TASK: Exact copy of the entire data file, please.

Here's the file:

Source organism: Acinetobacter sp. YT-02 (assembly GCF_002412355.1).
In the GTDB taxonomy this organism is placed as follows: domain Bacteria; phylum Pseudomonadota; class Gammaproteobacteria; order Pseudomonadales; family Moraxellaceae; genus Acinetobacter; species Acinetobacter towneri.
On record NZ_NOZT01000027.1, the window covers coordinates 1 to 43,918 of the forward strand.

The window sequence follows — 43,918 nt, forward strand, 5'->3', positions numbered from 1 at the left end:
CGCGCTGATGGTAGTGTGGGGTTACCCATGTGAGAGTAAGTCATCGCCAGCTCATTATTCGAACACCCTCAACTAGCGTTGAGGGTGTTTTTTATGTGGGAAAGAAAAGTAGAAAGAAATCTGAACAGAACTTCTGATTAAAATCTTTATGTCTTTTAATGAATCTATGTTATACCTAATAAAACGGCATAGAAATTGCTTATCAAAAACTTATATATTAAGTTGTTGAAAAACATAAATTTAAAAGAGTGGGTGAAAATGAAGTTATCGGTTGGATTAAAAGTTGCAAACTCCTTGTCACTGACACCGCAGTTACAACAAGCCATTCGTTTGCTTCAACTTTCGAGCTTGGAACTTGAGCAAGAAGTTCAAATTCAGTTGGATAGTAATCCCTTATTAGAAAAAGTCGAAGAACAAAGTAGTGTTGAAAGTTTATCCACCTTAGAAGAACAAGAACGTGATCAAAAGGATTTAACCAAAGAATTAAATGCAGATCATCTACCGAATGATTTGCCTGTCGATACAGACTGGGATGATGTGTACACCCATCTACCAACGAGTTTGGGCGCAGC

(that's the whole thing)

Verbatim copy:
Source organism: Acinetobacter sp. YT-02 (assembly GCF_002412355.1).
In the GTDB taxonomy this organism is placed as follows: domain Bacteria; phylum Pseudomonadota; class Gammaproteobacteria; order Pseudomonadales; family Moraxellaceae; genus Acinetobacter; species Acinetobacter towneri.
On record NZ_NOZT01000027.1, the window covers coordinates 1 to 43,918 of the forward strand.

The window sequence follows — 43,918 nt, forward strand, 5'->3', positions numbered from 1 at the left end:
CGCGCTGATGGTAGTGTGGGGTTACCCATGTGAGAGTAAGTCATCGCCAGCTCATTATTCGAACACCCTCAACTAGCGTTGAGGGTGTTTTTTATGTGGGAAAGAAAAGTAGAAAGAAATCTGAACAGAACTTCTGATTAAAATCTTTATGTCTTTTAATGAATCTATGTTATACCTAATAAAACGGCATAGAAATTGCTTATCAAAAACTTATATATTAAGTTGTTGAAAAACATAAATTTAAAAGAGTGGGTGAAAATGAAGTTATCGGTTGGATTAAAAGTTGCAAACTCCTTGTCACTGACACCGCAGTTACAACAAGCCATTCGTTTGCTTCAACTTTCGAGCTTGGAACTTGAGCAAGAAGTTCAAATTCAGTTGGATAGTAATCCCTTATTAGAAAAAGTCGAAGAACAAAGTAGTGTTGAAAGTTTATCCACCTTAGAAGAACAAGAACGTGATCAAAAGGATTTAACCAAAGAATTAAATGCAGATCATCTACCGAATGATTTGCCTGTCGATACAGACTGGGATGATGTGTACACCCATCTACCAACGAGTTTGGGCGCAGC